Escape to the Château: Dick and Angel’s tips on renovating in France
PUBLISHED: 13:23 13 March 2018 | UPDATED: 15:52 14 March 2018
As series four of Escape to the Château starts this weekend, the stars Dick Strawbridge and Angel Adoree reveal their tips and the lessons they learnt when renovating their French château
Renovating any sizeable property is certainly not a job for the faint-hearted, as anyone who has watched the Channel 4 programme Escape to the Château will know. The programme follows happy-go-lucky Dick and Angel who, in 2015 swapped their east London flat for an abandoned 19th-century château in Pays-de-la-Loire.
With no electricity, water or heating, restoring the château to its former glory hasn’t exactly been the stuff of fairytales. But bringing the property back to life has been a dream come true for Dick and Angel, who tackled the renovation all guns blazing, spending every spare morning, noon and night fitting heating systems, knocking down walls and trawling local brocantes.
Now that the château is operating as a boutique wedding venue, you could say they have come out the other side, although they admit the finish line is still some more blood, sweat and tears away. Here are just some of the things that Dick and Angel have learnt along the way...
1. Know what to look out for
Dick: We looked at roofs all the way through. With a big property, the roof can be expensive, especially if it has five floors like ours. Another thing is, make sure you get all the information from the seller. We had 350 pages of briefing on the property – 30 of those were about asbestos and it concluded that there were a couple of asbestos tiles on an outbuilding. The rest of it wasn’t really relevant, but we had to cut the wheat from the chaff and realise that some of the things that scare you are just pretty normal for an old building. You can get away with anything; it’s just how much work you’re prepared to put into it. Quite simply, the heart’s got to lead you but the head has to be there for the decisions.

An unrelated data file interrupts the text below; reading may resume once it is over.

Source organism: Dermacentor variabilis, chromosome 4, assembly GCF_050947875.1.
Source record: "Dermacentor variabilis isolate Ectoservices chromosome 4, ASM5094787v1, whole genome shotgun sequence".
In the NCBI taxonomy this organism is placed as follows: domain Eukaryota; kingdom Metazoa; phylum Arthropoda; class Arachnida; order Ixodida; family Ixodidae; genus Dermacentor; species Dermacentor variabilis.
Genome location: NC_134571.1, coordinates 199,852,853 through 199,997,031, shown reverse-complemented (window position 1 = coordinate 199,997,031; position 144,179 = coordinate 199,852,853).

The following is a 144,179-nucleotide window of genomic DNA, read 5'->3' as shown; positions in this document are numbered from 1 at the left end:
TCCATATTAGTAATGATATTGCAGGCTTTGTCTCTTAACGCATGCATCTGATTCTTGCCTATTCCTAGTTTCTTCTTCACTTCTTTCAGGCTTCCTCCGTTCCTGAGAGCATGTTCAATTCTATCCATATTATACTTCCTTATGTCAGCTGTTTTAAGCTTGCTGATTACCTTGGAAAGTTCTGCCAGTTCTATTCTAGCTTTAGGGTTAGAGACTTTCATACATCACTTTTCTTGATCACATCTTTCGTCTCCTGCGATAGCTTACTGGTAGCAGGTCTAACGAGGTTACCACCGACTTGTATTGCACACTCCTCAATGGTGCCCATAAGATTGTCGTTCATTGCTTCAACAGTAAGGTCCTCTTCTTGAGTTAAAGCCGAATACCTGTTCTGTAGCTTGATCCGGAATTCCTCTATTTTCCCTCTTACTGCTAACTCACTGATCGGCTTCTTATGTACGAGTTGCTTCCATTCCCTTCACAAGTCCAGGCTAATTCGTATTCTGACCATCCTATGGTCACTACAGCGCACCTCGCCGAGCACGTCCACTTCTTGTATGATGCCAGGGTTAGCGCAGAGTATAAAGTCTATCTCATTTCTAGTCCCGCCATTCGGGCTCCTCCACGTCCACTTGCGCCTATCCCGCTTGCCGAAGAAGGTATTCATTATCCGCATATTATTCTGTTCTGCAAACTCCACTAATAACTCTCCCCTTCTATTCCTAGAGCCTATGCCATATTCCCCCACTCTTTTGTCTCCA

Angel: Also, ask if anyone else has a claim on your land, which is quite a big thing in France. But to be honest, the first phase aside, if everything else is right, and you’re in love with it, you just have to make it work.
2. Plan, plan, plan!
Angel: There was a lot of discussion between us before Dick could actually start the work. You need to ask questions like are you just going to live in the property? How many toilets do you need? Where are they going to be? How many bedrooms are you going to have? How is the house going to be structured?
3. Take it one step at a time
Angel: Dick has a saying, “You only eat a bite of an elephant at a time”. At the start, we only had a very temporary kitchen with one of those little gas hobs. It was small but it was fine because you know you’re going to get there eventually.
4. Prioritise if you have to
Dick: The thing is, this is a business for us. It’s not a holiday home; as part of the business plan, we knew we had to get to the stage where we could make some revenue from it. So the honeymoon suite, as we call it, had to be finished and lovely so we could start advertising and people could come to us. The downstairs reception room had to be done. It’s only this year that we’ve actually done ours and the children’s bedrooms because the first bit was getting to the stage where we could make some money – I think that’s just common sense.
5. Be realistic with deadlines
Dick: To achieve deadlines, you have to be realistic. Sometimes it can take up to 28 days to get something delivered to France, because they don’t hold the same stock as in the UK. So we find it easier in some cases, to put in an order in the UK, especially when we have a deadline looming.
Angel: Deadlines are good as long as they are achievable. Otherwise, things can roll on, I mean especially in France, but it’s important not to be disheartened.
6. Don’t be put off by the ‘red tape’